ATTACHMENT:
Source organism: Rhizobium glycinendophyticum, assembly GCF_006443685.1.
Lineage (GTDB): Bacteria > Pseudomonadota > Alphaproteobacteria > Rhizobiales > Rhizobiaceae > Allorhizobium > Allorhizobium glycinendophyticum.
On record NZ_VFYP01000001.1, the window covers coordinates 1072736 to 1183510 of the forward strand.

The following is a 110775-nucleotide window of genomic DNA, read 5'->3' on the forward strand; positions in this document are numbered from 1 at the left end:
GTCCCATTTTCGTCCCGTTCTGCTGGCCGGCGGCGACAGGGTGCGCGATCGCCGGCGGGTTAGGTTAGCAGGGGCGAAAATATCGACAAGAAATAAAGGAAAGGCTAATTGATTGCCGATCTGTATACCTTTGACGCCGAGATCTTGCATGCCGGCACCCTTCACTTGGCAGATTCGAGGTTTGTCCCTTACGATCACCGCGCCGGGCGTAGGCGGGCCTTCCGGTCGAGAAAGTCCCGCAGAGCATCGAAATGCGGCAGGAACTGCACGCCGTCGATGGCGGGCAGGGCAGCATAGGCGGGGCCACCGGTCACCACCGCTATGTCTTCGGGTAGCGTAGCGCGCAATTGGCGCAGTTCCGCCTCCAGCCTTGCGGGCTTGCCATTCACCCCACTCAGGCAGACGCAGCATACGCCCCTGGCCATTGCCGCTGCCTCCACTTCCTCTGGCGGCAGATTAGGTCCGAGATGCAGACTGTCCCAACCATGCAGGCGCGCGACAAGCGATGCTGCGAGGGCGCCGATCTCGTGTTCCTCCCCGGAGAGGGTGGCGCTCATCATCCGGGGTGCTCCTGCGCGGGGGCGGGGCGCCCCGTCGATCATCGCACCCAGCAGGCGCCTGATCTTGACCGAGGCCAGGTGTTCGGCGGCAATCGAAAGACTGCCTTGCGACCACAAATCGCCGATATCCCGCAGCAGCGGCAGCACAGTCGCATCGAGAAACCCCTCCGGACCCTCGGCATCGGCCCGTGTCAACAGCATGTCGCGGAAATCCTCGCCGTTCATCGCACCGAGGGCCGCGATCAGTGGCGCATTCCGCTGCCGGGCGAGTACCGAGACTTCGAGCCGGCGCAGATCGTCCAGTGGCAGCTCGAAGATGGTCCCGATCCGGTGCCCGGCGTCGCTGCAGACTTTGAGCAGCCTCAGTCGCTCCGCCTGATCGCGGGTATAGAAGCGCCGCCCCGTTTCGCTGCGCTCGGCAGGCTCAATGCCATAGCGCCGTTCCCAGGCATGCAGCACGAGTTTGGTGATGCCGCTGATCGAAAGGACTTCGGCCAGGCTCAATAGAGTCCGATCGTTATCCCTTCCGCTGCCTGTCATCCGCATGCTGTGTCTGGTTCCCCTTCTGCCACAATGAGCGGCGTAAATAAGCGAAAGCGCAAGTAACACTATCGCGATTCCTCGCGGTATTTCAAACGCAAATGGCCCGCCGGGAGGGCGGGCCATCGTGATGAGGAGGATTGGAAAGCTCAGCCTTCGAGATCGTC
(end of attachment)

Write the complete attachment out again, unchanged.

Source organism: Rhizobium glycinendophyticum, assembly GCF_006443685.1.
Lineage (GTDB): Bacteria > Pseudomonadota > Alphaproteobacteria > Rhizobiales > Rhizobiaceae > Allorhizobium > Allorhizobium glycinendophyticum.
On record NZ_VFYP01000001.1, the window covers coordinates 1072736 to 1183510 of the forward strand.

The following is a 110775-nucleotide window of genomic DNA, read 5'->3' on the forward strand; positions in this document are numbered from 1 at the left end:
GTCCCATTTTCGTCCCGTTCTGCTGGCCGGCGGCGACAGGGTGCGCGATCGCCGGCGGGTTAGGTTAGCAGGGGCGAAAATATCGACAAGAAATAAAGGAAAGGCTAATTGATTGCCGATCTGTATACCTTTGACGCCGAGATCTTGCATGCCGGCACCCTTCACTTGGCAGATTCGAGGTTTGTCCCTTACGATCACCGCGCCGGGCGTAGGCGGGCCTTCCGGTCGAGAAAGTCCCGCAGAGCATCGAAATGCGGCAGGAACTGCACGCCGTCGATGGCGGGCAGGGCAGCATAGGCGGGGCCACCGGTCACCACCGCTATGTCTTCGGGTAGCGTAGCGCGCAATTGGCGCAGTTCCGCCTCCAGCCTTGCGGGCTTGCCATTCACCCCACTCAGGCAGACGCAGCATACGCCCCTGGCCATTGCCGCTGCCTCCACTTCCTCTGGCGGCAGATTAGGTCCGAGATGCAGACTGTCCCAACCATGCAGGCGCGCGACAAGCGATGCTGCGAGGGCGCCGATCTCGTGTTCCTCCCCGGAGAGGGTGGCGCTCATCATCCGGGGTGCTCCTGCGCGGGGGCGGGGCGCCCCGTCGATCATCGCACCCAGCAGGCGCCTGATCTTGACCGAGGCCAGGTGTTCGGCGGCAATCGAAAGACTGCCTTGCGACCACAAATCGCCGATATCCCGCAGCAGCGGCAGCACAGTCGCATCGAGAAACCCCTCCGGACCCTCGGCATCGGCCCGTGTCAACAGCATGTCGCGGAAATCCTCGCCGTTCATCGCACCGAGGGCCGCGATCAGTGGCGCATTCCGCTGCCGGGCGAGTACCGAGACTTCGAGCCGGCGCAGATCGTCCAGTGGCAGCTCGAAGATGGTCCCGATCCGGTGCCCGGCGTCGCTGCAGACTTTGAGCAGCCTCAGTCGCTCCGCCTGATCGCGGGTATAGAAGCGCCGCCCCGTTTCGCTGCGCTCGGCAGGCTCAATGCCATAGCGCCGTTCCCAGGCATGCAGCACGAGTTTGGTGATGCCGCTGATCGAAAGGACTTCGGCCAGGCTCAATAGAGTCCGATCGTTATCCCTTCCGCTGCCTGTCATCCGCATGCTGTGTCTGGTTCCCCTTCTGCCACAATGAGCGGCGTAAATAAGCGAAAGCGCAAGTAACACTATCGCGATTCCTCGCGGTATTTCAAACGCAAATGGCCCGCCGGGAGGGCGGGCCATCGTGATGAGGAGGATTGGAAAGCTCAGCCTTCGAGATCGTC